Two weeks after the tragedy at Falls Park, the first person on the scene shares details on the incident that took the lives of two heroes attempting to save six-year-old Garrett Wallace.
Garrett's 16-year-old sister Madison Wallace and Lyle Eagle Tail, 28, were found in the river at Falls Park days after Garrett's accident.
The rescue and recovery attempt has had a profound affect on everyone involved, but there are still many unanswered questions about what happened before police were on the scene.
"Nobody really knew what happened and I figured this would be some good clarification for the families," said Cory Lawrence, another hero at the Falls who nearly suffered the same fate as Madison and Lyle. He risked his life and even gave the shirt off his back to help a stranger in need.
Here is his story:
When Garrett fell into the Falls, it was the first nice day of the year. So, like many people, Cory Lawrence and his college friend Melissa were walking around Falls Park, relaxing and even snapping a photo by the foam just minutes before the young boy fell in.
"We were watching the kid the whole time, at that time, the foam was about a foot up over the edge of the rocks over here and the kid went to step onto the foam and disappeared. By the time I got down there, his sister had already gone in after him. She was no where to be seen," said Lawrence.
Lawrence called 911 and began swinging his jacket through the foam, trying to find Madison and Garrett.
"I heard the girl, so I tried to climb down the rock face, almost slipped in, grabbed onto the edge and my friend Melissa grabbed me and pulled me back up," said Lawrence.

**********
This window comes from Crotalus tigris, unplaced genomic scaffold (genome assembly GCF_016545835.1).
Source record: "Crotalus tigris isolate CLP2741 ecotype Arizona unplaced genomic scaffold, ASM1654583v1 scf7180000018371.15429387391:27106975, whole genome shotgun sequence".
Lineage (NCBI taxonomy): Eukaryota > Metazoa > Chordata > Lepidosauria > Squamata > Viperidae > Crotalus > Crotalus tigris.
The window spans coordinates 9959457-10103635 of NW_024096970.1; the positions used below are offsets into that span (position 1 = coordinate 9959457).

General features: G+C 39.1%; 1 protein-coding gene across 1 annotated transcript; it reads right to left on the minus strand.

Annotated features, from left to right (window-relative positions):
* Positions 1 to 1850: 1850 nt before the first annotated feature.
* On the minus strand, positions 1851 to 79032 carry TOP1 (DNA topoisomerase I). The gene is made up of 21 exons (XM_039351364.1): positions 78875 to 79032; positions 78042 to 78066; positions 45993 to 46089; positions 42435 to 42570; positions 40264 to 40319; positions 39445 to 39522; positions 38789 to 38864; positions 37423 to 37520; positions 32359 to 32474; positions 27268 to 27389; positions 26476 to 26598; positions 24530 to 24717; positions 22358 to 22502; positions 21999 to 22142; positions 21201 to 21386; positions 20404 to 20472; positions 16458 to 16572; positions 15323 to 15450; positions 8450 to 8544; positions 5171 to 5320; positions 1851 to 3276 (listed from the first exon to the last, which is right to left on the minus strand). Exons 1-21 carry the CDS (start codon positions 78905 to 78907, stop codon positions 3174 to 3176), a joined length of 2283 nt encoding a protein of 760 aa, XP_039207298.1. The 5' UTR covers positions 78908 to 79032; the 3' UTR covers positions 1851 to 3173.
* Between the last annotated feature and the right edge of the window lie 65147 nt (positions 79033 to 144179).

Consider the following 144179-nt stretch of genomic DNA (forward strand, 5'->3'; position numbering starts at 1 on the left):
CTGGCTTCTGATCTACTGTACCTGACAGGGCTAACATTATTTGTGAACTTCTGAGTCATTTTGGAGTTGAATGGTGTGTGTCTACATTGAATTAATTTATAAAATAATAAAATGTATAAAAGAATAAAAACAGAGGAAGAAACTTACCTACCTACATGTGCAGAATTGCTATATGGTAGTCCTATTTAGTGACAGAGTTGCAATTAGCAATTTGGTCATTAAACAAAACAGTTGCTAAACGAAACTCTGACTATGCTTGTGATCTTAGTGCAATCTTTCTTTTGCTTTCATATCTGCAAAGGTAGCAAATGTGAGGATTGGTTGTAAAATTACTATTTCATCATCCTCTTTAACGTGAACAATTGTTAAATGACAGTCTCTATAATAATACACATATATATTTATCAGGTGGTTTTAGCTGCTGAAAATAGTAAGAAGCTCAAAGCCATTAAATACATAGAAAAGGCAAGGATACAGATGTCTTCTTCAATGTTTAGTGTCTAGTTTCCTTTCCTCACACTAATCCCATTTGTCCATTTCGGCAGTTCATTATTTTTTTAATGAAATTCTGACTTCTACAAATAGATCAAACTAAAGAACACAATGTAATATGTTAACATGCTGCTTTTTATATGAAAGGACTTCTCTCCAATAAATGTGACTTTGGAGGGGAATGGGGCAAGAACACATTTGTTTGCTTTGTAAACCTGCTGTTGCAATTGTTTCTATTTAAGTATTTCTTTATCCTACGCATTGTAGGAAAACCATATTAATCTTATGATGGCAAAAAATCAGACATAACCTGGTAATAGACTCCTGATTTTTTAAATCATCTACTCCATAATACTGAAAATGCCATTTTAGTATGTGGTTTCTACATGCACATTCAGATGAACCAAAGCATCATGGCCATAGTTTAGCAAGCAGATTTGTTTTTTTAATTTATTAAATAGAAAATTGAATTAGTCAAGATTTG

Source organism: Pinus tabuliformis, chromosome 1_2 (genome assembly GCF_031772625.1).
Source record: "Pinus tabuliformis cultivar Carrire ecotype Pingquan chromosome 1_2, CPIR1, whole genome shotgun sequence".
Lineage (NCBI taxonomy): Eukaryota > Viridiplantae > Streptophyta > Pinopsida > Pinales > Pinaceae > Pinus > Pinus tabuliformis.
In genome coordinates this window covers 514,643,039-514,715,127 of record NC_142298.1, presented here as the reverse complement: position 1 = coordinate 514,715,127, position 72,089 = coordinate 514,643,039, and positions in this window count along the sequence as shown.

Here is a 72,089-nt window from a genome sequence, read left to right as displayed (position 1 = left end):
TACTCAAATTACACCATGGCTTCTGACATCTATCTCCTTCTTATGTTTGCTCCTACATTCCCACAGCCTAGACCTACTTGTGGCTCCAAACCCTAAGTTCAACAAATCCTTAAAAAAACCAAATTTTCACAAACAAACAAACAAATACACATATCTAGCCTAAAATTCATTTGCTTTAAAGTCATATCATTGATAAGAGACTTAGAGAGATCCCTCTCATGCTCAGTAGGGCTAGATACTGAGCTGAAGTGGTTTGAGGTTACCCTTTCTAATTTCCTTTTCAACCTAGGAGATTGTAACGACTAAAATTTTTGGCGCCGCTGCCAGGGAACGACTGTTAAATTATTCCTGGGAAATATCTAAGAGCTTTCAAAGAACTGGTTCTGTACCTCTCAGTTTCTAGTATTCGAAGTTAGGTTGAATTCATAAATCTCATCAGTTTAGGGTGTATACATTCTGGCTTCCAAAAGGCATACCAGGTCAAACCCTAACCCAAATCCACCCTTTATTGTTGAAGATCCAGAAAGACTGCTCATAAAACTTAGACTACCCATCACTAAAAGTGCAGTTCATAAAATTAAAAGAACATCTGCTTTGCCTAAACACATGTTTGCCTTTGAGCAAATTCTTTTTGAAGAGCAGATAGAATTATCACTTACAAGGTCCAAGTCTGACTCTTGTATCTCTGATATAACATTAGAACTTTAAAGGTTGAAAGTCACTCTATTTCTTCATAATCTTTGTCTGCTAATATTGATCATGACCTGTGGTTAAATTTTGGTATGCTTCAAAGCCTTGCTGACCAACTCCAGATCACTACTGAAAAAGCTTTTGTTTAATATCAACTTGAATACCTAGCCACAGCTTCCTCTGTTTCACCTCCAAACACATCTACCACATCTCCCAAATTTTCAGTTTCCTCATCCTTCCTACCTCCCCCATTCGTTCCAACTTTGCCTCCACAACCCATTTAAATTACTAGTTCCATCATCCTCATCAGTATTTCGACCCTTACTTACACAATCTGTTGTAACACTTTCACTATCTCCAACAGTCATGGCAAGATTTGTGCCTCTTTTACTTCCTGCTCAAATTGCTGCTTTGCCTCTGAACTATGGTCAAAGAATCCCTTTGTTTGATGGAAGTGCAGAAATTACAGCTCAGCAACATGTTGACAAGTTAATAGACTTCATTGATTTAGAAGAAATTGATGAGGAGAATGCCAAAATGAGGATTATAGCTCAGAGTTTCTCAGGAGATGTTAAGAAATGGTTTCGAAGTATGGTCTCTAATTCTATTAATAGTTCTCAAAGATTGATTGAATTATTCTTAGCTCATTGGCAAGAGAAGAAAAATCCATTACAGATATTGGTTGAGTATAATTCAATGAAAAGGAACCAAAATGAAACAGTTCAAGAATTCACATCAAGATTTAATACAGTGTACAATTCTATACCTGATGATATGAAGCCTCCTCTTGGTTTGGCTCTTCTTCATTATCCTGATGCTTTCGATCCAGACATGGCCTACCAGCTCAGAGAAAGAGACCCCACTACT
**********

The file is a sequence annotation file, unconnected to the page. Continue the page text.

That's when Lyle Eagle Tail came running up to help from across the park.
"He jumped right into help. He was a strong-minded person. He knew what was right and what we had to do. He offered to have me and my friend lower him down but to hold onto him, so we lowered him down, gave him my friend's jacket in his left hand and the girl grabbed onto the jacket. At first he was like, pull me up, pull me up, but then he's like wait a minute, she's on my legs, I've got her, I've got her hold on."
"So he stood there for about a minute as she gripped onto his legs and then he's like alright pull me up. We tried to pull him up. The weight was too much, the current was strong. We both had his one arm and we tried to pull him up. We couldn't, so then we yelled, he's slipping we need help, somebody help!"
"There were about 10, 15 people behind us, we yelled for help. One person came and grabbed onto my friends leg so she didn't get pulled in. Lyle sat there and yelled at his friend to grab his left arm and no body else came to help. We held on for about five minutes and the weight was too much and they slipped out of our hand and disappeared."
"When they slipped out of my hand I went to jump in after them and Melissa grabbed me and told me not to go down there. That's when I realized that if I went down there, they'd probably we looking for third person."
By not jumping in after them, Lawrence was able to find and rescue six-year-old Garrett.
"Shortly after that I looked to my right and I saw the foam moving over to my left and I ran over there, saw the little boy, grabbed him, pulled him out of the foam, and carried him up here to safety. I gave him my shirt cause he was all wet. He had foam all over his face. He couldn't see. He was really wet and cold, so I brought him up here, I wiped his face off, gave him my shirt, because that was the only thing that was still dry on me, wrapped him up and we put him in the police car to keep him warm."
It's been two weeks since that day. Lawrence said he has spoken with the fire chaplains and his friend Melissa to help him through this unimaginable ordeal.
"I think about things that could have been done differently, but we had very little time to react in order to save the two. I just keep telling myself we did the best we could."
"I think about it as if I was in the wrong spot at the wrong time, but I was in the right spot at the right time…cause if I wouldn't have seen it, nobody would have known that they were in the water, but these memories will always be here and unfortunately they're bad memories, but there is a good memory that the kid was able to be rescued."
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